Airbus and Boeing – two of world’s largest aircraft manufacturers declared their half yearly results over the last two days. On expected lines, both have declared losses.
Boeing saw a drop of 26% in revenues in the first half of 2020 over the same period last year. The drop was 39% for Airbus. For Boeing, Commercial Airplanes second-quarter revenue and operating margin decreased reflecting lower delivery volume, partially offset by a lower 737 MAX customer consideration charge of $551 million in the quarter compared to a $5.6 billion charge in the same period last year. Second-quarter operating margin was also negatively impacted by $712 million of abnormal production costs related to the 737 program, $468 million of severance expense and $133 million of abnormal production costs from the temporary suspension of operations in response to COVID-19.
Airbus saw its revenues decrease to € 18.9 billion (H1 2019: € 30.9 billion), driven by the difficult market environment impacting the commercial aircraft business with around 50% fewer deliveries year-on-year. Airbus’ EBIT Adjusted of € -1,307 million (H1 2019: € 2,193 million) mainly reflected the reduced commercial aircraft deliveries and lower cost efficiency.
Boeing delivered 70 aircraft in the first half of 2020, down 71% from the 239 it did in a similar period last year. Airbus delivered 196 commercial aircraft in the first half of 2020, while the company had delivered 389 aircraft in the first six months of 2019.
Boeing expects the B737 MAX production rates to 31 per month by the beginning of 2022. The 787 production rate will be reduced to 6 per month in 2021. The 777/777X combined production rate will be gradually reduced to 2 per month in 2021, with 777X first delivery targeted for 2022. At this time, production rate assumptions have not changed on the 767 and 747 programs. Boeing will end the B747 program in 2022.
For Airbus, the production cuts were announced earlier and it has adjusted the rate of production for A350 from 6 to 5 aircraft a month. On the A220, the Final Assembly Line (FAL) in Mirabel, Canada, is expected to progressively return to pre-COVID levels at rate 4 while the new FAL in Mobile, US, opened as planned in May. At the end of June, around 145 commercial aircraft could not be delivered due to COVID-19.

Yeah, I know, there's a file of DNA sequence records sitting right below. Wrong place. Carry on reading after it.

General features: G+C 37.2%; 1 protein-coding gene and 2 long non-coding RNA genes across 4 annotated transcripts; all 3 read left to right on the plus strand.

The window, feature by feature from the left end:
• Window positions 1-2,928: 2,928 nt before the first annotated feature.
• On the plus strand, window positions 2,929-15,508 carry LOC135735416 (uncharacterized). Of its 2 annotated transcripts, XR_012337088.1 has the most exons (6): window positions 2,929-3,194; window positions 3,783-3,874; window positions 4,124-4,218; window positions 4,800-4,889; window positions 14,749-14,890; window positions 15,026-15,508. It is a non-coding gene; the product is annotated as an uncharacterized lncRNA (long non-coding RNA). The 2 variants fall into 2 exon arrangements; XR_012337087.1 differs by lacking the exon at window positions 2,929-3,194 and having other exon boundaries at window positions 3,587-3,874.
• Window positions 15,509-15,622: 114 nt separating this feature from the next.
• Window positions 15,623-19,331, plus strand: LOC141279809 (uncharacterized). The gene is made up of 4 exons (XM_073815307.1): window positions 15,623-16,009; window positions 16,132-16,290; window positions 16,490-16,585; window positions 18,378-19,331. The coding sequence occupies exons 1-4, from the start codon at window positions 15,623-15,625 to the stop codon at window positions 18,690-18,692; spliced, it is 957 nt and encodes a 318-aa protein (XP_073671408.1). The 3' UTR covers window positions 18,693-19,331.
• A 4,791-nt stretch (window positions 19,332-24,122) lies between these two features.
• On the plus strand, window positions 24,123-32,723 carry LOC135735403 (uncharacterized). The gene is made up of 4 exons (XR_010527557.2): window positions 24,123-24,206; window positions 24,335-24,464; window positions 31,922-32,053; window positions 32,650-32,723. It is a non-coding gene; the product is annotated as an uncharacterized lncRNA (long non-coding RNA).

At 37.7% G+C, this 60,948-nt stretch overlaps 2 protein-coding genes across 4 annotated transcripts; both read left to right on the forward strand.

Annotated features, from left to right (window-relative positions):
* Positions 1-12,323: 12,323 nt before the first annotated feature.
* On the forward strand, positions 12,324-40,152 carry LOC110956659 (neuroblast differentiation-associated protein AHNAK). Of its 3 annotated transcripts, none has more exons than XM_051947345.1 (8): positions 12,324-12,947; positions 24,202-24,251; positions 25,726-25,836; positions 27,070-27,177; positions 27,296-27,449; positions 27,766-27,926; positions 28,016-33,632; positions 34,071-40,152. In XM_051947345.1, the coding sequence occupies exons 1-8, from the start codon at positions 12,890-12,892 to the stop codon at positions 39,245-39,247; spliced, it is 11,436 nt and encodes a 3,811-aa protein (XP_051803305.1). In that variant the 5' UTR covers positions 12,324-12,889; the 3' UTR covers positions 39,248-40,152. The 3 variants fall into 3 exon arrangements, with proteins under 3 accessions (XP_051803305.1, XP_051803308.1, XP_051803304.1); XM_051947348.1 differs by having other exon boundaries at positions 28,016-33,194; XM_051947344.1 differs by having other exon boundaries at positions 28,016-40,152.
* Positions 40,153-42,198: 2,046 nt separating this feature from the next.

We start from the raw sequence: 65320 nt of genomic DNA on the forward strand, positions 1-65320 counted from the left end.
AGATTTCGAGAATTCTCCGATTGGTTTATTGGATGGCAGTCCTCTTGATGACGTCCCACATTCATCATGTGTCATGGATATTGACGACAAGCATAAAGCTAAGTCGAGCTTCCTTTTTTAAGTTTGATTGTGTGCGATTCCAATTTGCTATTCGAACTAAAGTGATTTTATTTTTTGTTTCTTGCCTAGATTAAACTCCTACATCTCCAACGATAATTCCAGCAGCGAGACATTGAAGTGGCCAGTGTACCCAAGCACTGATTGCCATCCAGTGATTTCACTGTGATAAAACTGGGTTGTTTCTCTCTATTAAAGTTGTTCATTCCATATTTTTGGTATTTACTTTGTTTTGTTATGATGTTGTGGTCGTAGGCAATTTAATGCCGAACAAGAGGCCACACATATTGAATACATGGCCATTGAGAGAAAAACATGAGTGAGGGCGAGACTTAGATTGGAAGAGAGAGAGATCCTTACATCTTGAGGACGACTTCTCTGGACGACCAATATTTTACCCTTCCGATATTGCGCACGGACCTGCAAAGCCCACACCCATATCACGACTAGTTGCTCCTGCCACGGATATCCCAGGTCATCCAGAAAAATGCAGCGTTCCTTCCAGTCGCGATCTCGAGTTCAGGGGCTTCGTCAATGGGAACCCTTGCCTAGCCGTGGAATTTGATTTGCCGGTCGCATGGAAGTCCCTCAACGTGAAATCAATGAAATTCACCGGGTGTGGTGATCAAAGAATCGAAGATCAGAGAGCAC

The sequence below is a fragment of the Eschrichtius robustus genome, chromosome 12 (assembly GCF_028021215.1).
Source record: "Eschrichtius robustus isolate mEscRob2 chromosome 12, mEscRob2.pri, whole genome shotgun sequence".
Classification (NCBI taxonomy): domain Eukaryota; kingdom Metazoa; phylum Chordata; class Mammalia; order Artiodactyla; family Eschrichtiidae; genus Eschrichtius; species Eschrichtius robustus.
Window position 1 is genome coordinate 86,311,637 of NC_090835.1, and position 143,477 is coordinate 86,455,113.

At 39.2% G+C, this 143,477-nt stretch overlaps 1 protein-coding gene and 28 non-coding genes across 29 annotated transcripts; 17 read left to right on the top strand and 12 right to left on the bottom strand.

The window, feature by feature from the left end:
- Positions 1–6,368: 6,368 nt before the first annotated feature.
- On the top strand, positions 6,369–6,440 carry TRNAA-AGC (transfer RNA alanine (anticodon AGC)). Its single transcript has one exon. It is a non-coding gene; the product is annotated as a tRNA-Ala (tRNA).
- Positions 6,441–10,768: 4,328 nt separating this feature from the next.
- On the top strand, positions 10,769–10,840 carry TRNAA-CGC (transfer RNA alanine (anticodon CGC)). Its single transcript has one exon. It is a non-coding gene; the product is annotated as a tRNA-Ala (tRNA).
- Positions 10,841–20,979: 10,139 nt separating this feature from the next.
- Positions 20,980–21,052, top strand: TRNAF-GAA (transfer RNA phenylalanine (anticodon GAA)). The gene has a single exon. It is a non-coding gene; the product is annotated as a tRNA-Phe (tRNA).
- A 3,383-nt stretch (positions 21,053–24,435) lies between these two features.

Boeing has said that results were significantly impacted due to COVID19 and grounding of B737MAX. The last three months saw the company re-start production of the B737 MAX in limited numbers and resume production across key sites. Boeing also completed the FAA certification flight tests.
IATA estimates that the air traffic will be back to pre-covid level only by 2024. WIth existing aircraft grounding and availability of newer aircraft in the market, the aircraft manufacturers will be under pressure to crack deals. COVID19 has not been a typical downturn with stimulus coming in from governments and travel resuming. Being a health emergency, a vaccine and its potency is what will dictate when travel can return again.
While Airbus continues to be bullish about the A220 and the A350, Boeing seems to be cautious across the board with its core B737 MAX still grounded without a firm visibility in sight for the return date.
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